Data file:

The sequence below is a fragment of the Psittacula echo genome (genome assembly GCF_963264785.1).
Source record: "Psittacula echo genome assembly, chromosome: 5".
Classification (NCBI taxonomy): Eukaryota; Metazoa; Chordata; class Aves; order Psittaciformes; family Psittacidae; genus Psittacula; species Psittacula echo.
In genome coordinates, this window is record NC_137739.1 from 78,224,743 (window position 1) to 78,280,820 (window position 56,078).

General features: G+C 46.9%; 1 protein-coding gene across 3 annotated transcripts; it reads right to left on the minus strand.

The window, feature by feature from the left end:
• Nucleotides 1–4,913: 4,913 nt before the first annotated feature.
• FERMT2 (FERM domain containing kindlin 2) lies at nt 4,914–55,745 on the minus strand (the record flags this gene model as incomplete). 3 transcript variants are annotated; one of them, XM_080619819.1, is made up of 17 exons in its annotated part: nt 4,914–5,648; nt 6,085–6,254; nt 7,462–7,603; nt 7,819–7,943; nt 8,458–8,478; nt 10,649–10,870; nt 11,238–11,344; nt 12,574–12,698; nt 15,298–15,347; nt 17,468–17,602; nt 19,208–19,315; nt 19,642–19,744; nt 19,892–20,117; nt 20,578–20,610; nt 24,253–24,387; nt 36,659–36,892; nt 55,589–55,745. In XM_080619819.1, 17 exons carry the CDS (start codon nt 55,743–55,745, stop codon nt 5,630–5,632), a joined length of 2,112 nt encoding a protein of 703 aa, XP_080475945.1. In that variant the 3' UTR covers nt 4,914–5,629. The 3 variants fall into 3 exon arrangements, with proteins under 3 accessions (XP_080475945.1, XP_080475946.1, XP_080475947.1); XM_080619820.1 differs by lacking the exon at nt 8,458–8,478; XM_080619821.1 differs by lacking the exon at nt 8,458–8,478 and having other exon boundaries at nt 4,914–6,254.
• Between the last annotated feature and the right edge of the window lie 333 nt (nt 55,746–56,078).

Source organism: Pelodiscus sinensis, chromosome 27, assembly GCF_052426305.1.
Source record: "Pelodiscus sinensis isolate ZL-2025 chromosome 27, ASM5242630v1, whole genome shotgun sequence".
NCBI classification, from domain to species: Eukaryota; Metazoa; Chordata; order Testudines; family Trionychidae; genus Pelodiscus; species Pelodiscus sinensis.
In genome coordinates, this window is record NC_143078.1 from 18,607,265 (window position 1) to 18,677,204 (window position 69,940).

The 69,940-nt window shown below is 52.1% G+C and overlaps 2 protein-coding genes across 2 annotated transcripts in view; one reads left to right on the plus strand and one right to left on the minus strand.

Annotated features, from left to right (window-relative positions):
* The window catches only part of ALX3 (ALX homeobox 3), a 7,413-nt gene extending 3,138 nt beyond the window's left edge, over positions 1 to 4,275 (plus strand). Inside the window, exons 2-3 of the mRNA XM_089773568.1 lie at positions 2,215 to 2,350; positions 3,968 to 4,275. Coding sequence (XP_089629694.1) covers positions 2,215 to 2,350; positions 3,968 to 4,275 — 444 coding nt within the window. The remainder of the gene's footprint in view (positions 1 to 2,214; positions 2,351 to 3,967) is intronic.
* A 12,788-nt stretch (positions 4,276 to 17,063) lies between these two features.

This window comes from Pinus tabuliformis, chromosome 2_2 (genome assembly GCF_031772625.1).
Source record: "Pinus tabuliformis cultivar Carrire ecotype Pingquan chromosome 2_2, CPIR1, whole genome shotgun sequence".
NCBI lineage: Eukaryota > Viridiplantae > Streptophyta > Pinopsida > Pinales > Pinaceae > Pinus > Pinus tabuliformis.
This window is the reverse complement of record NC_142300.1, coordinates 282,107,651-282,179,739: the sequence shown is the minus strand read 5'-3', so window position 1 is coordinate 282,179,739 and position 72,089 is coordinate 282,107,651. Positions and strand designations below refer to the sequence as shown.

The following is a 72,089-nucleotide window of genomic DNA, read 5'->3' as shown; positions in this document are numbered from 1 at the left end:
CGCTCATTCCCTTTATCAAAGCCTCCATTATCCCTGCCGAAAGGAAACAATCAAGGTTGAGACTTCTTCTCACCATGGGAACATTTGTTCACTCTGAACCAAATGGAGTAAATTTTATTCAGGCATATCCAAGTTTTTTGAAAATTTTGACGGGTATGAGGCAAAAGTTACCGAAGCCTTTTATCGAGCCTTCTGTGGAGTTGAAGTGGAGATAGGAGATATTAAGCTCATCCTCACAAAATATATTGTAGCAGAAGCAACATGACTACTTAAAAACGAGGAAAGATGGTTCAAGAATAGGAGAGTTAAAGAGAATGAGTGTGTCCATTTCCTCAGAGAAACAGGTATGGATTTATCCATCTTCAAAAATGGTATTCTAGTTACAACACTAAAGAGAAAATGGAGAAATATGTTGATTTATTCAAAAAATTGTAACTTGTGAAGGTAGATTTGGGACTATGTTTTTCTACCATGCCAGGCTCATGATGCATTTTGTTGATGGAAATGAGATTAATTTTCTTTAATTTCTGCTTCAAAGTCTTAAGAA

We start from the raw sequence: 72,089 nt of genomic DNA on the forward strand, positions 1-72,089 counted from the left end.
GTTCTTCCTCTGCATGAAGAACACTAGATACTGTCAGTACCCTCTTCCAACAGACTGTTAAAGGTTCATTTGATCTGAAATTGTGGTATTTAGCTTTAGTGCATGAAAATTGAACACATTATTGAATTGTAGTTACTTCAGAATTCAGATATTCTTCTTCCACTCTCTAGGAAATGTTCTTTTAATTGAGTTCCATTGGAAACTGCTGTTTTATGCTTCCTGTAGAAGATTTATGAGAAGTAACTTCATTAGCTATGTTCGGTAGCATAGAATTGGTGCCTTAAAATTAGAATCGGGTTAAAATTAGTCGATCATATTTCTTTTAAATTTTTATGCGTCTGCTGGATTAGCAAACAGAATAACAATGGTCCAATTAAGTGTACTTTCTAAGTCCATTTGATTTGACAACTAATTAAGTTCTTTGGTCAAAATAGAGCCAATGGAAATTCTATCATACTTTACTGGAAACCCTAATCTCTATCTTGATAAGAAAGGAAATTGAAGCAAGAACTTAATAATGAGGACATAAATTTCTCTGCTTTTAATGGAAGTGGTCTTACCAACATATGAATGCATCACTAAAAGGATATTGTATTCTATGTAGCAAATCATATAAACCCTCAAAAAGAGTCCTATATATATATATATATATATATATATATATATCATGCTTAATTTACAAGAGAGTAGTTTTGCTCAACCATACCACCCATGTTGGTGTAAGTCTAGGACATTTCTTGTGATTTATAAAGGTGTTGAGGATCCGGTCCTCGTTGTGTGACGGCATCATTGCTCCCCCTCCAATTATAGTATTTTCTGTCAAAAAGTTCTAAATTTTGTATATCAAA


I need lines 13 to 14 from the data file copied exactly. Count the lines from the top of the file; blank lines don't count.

In genome coordinates, this window is record NC_143078.1 from 18,607,265 (window position 1) to 18,677,204 (window position 69,940).

The 69,940-nt window shown below is 52.1% G+C and overlaps 2 protein-coding genes across 2 annotated transcripts in view; one reads left to right on the plus strand and one right to left on the minus strand.